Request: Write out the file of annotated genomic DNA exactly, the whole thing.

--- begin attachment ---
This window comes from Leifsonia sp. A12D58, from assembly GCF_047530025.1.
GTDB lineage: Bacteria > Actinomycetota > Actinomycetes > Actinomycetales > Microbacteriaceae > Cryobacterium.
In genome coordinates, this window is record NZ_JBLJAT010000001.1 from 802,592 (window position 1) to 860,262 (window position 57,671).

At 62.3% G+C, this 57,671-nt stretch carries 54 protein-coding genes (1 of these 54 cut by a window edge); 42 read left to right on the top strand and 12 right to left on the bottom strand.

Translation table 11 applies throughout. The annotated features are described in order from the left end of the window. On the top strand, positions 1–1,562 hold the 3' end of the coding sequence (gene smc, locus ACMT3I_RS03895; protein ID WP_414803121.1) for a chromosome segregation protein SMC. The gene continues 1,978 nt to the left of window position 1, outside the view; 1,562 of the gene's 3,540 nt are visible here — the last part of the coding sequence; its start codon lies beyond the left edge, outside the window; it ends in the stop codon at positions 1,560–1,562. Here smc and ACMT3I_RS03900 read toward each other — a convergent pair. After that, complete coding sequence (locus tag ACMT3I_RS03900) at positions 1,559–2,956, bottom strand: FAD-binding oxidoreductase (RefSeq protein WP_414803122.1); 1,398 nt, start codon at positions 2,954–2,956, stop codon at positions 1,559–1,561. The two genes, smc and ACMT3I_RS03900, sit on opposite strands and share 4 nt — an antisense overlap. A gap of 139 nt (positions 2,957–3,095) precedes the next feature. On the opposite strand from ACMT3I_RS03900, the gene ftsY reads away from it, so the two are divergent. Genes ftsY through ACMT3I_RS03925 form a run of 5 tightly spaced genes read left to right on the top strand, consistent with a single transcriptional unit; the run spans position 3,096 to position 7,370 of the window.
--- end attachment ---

This window comes from Leifsonia sp. A12D58, from assembly GCF_047530025.1.
GTDB lineage: Bacteria > Actinomycetota > Actinomycetes > Actinomycetales > Microbacteriaceae > Cryobacterium.
In genome coordinates, this window is record NZ_JBLJAT010000001.1 from 802,592 (window position 1) to 860,262 (window position 57,671).

At 62.3% G+C, this 57,671-nt stretch carries 54 protein-coding genes (1 of these 54 cut by a window edge); 42 read left to right on the top strand and 12 right to left on the bottom strand.

Translation table 11 applies throughout. The annotated features are described in order from the left end of the window. On the top strand, positions 1–1,562 hold the 3' end of the coding sequence (gene smc, locus ACMT3I_RS03895; protein ID WP_414803121.1) for a chromosome segregation protein SMC. The gene continues 1,978 nt to the left of window position 1, outside the view; 1,562 of the gene's 3,540 nt are visible here — the last part of the coding sequence; its start codon lies beyond the left edge, outside the window; it ends in the stop codon at positions 1,560–1,562. Here smc and ACMT3I_RS03900 read toward each other — a convergent pair. After that, complete coding sequence (locus tag ACMT3I_RS03900) at positions 1,559–2,956, bottom strand: FAD-binding oxidoreductase (RefSeq protein WP_414803122.1); 1,398 nt, start codon at positions 2,954–2,956, stop codon at positions 1,559–1,561. The two genes, smc and ACMT3I_RS03900, sit on opposite strands and share 4 nt — an antisense overlap. A gap of 139 nt (positions 2,957–3,095) precedes the next feature. On the opposite strand from ACMT3I_RS03900, the gene ftsY reads away from it, so the two are divergent. Genes ftsY through ACMT3I_RS03925 form a run of 5 tightly spaced genes read left to right on the top strand, consistent with a single transcriptional unit; the run spans position 3,096 to position 7,370 of the window.